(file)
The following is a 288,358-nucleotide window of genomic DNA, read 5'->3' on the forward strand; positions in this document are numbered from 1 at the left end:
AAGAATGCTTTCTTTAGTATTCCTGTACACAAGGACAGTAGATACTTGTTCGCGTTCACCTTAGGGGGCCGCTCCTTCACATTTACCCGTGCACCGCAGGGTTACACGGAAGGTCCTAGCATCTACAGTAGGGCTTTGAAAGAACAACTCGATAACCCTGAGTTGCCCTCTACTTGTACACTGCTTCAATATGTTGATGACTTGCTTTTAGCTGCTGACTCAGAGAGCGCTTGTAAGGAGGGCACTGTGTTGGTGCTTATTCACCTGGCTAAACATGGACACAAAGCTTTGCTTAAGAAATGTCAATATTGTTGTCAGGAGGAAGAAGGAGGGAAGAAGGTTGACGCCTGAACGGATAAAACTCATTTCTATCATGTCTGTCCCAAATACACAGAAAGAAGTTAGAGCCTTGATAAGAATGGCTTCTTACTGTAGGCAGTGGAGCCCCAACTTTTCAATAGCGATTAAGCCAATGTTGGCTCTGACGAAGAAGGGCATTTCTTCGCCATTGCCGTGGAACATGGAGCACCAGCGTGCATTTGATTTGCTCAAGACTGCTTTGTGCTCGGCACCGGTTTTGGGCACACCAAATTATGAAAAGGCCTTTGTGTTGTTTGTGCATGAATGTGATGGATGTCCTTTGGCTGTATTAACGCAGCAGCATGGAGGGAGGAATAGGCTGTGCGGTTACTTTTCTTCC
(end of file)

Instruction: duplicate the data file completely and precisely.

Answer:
The following is a 288,358-nucleotide window of genomic DNA, read 5'->3' on the forward strand; positions in this document are numbered from 1 at the left end:
AAGAATGCTTTCTTTAGTATTCCTGTACACAAGGACAGTAGATACTTGTTCGCGTTCACCTTAGGGGGCCGCTCCTTCACATTTACCCGTGCACCGCAGGGTTACACGGAAGGTCCTAGCATCTACAGTAGGGCTTTGAAAGAACAACTCGATAACCCTGAGTTGCCCTCTACTTGTACACTGCTTCAATATGTTGATGACTTGCTTTTAGCTGCTGACTCAGAGAGCGCTTGTAAGGAGGGCACTGTGTTGGTGCTTATTCACCTGGCTAAACATGGACACAAAGCTTTGCTTAAGAAATGTCAATATTGTTGTCAGGAGGAAGAAGGAGGGAAGAAGGTTGACGCCTGAACGGATAAAACTCATTTCTATCATGTCTGTCCCAAATACACAGAAAGAAGTTAGAGCCTTGATAAGAATGGCTTCTTACTGTAGGCAGTGGAGCCCCAACTTTTCAATAGCGATTAAGCCAATGTTGGCTCTGACGAAGAAGGGCATTTCTTCGCCATTGCCGTGGAACATGGAGCACCAGCGTGCATTTGATTTGCTCAAGACTGCTTTGTGCTCGGCACCGGTTTTGGGCACACCAAATTATGAAAAGGCCTTTGTGTTGTTTGTGCATGAATGTGATGGATGTCCTTTGGCTGTATTAACGCAGCAGCATGGAGGGAGGAATAGGCTGTGCGGTTACTTTTCTTCC